Hybrid Public Art Practice

Kevin Carter
The overarching aim of my research is to explore how production of a public art that combines both traditional and digital art practices may lead to a revised conception, a hybrid public art practice, that is inclusive of the physical and virtual as both site and material for the creation of public art works. In producing this practice based research my aim will be the development of a ontology of digital practices that might, when synthesised with particular public art practices, expands methodologies and methods available to artists and practitioners working within a public art practice across online and offline sites.

In the space afforded by this newspaper I would like to think about the possibilities that social media platforms appear to offer, and discuss, with reference to two examples, concerns that have arisen from the production and consumption of these works. “What we could call ‘art’ in the context of Web 2.0 is certainly what most reinforces our belief in the potentials of the connected multitude, in its possibilities for the free production of critical thought and new life.” (Prada)

Arguably examples of this free production might include the Google mashup of British National Party (BNP) membership data that was created after a BNP membership database had been leaked into the public domain via Wikileaks (Charlton). The works creator, Ben Charlton, in discussion with his peers on Twitter, converted the data and uploaded it to a Google map, creating a spatial representation of BNP membership, filtered by postcode, upon a rendering of the real space as represented by Google maps. More recently, the C.H.R.I.S. website (Witter) and related Facebook page made use of a database of convicted pedophiles to provide an online resource where users could view convicted pedophiles living in their area. The dataset is compiled and kept up-to-date by the sites author Chris Witter and users of the site. The impetus for the work resulted from the UK government’s abandonment of their own plan to publish a similar database due to concerns about vigilanteism.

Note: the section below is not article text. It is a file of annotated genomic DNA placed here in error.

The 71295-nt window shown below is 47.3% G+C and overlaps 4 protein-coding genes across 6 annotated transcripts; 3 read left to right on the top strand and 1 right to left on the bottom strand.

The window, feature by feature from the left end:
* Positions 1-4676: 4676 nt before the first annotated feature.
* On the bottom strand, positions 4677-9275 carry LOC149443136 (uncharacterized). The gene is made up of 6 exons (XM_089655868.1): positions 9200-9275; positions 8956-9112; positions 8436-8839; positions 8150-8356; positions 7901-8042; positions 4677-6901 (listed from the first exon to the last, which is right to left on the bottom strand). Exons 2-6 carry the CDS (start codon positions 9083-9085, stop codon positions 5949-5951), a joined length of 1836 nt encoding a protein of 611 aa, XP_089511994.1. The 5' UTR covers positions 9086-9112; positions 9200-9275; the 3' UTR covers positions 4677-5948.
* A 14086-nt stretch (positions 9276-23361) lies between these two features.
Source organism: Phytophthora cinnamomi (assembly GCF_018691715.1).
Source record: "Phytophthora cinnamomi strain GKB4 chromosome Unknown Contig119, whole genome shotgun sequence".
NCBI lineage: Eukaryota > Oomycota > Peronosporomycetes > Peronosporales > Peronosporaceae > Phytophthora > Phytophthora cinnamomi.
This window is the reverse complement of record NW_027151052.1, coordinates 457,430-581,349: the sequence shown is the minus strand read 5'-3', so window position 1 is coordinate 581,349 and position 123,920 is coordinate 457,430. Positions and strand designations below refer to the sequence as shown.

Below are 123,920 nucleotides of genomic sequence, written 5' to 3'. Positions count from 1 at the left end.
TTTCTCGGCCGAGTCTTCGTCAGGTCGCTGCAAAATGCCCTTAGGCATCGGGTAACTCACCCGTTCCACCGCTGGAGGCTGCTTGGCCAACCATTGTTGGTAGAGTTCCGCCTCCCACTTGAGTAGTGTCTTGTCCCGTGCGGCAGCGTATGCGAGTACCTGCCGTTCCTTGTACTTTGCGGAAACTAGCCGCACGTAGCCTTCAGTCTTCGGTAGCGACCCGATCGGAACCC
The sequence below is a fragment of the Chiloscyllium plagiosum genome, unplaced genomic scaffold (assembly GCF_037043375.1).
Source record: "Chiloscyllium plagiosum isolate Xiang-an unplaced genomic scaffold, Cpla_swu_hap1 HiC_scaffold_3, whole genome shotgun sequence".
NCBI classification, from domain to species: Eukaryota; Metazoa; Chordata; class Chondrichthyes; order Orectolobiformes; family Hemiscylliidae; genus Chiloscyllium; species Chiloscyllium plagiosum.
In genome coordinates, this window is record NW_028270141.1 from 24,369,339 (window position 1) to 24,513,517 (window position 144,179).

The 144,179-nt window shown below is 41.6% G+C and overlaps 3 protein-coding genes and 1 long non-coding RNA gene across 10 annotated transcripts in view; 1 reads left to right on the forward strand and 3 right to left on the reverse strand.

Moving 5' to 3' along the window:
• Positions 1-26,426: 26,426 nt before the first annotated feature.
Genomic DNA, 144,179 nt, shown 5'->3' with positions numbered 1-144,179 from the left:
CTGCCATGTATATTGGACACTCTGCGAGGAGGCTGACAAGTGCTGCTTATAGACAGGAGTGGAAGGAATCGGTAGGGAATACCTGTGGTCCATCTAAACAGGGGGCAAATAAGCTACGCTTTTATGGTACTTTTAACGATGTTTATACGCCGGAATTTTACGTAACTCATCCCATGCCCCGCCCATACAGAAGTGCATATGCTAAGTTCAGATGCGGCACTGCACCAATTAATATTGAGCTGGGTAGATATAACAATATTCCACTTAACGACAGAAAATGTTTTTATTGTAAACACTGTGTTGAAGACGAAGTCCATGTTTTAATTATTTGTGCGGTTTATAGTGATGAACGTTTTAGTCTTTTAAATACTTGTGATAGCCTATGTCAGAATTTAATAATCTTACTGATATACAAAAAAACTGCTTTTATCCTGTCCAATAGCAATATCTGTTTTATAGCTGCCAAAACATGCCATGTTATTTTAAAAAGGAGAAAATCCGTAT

In thinking about these works through the rubric of Kwon’s models of public art practice both artifacts might be understood as indicative of the “Art in the public interest” model, Kwon further divides this model into three main methods:

1: Communities of ‘Mythic Unity’.

2: Sited Communities (Existing).

3: Invented Communities (Temporary/Ongoing).

I would argue that both relate to the third definition – “Invented Communities (Temporary/Ongoing)” – a method that is reliant upon the practitioner forming a community of collaborators around the production of the artwork; a community that may be already existing or specifically set up to produce the work. In locating these works within a tradition of public art practice I am not trying to claim them as public artworks, or attempting to resuscitate a moribund public art practice within the novelty of new technologies, rather it is to see if there is a correlation between certain historical public art practices and a vernacular use of social media. Thinking about these examples from a information design perspective, it is interesting to note that Charlton withdrew the map soon after its publication due to fears about misplaced vigilanteism resulting from the efficacy of the dataset, which it might be argued, was one of he reasons that the C.H.R.I.S. website was first set up in the first place.

Kevin Carter. Landscape-Portrait. Gateshead, UK. 2007. Photo Karin Coetzee.

With my own work Landscape-Portrait this replication of the efficacy of market research was challenged by the use of non-objective data collection techniques. Post-code based demographics are derived from objective datasets, produced from census data. By attempting an inversion of the questions used by the census questionnaire, for example asking “How do you get on with the people you live with” as opposed to “How many people do you live with?”, a subversion is produced at the site of the data construction, corresponding to Kris Kohen observation that “whoever makes data makes the publics that data purports merely to describe” (Cohen).

Landscape-Portrait can be seen as a critique of this demographic viewpoint by offering different views of person and place, which are then juxtaposed with the reductive portraits provided by demographics, problematicising their unquestioning use, for example in the formation of strategies responding to business, social and environmental planning.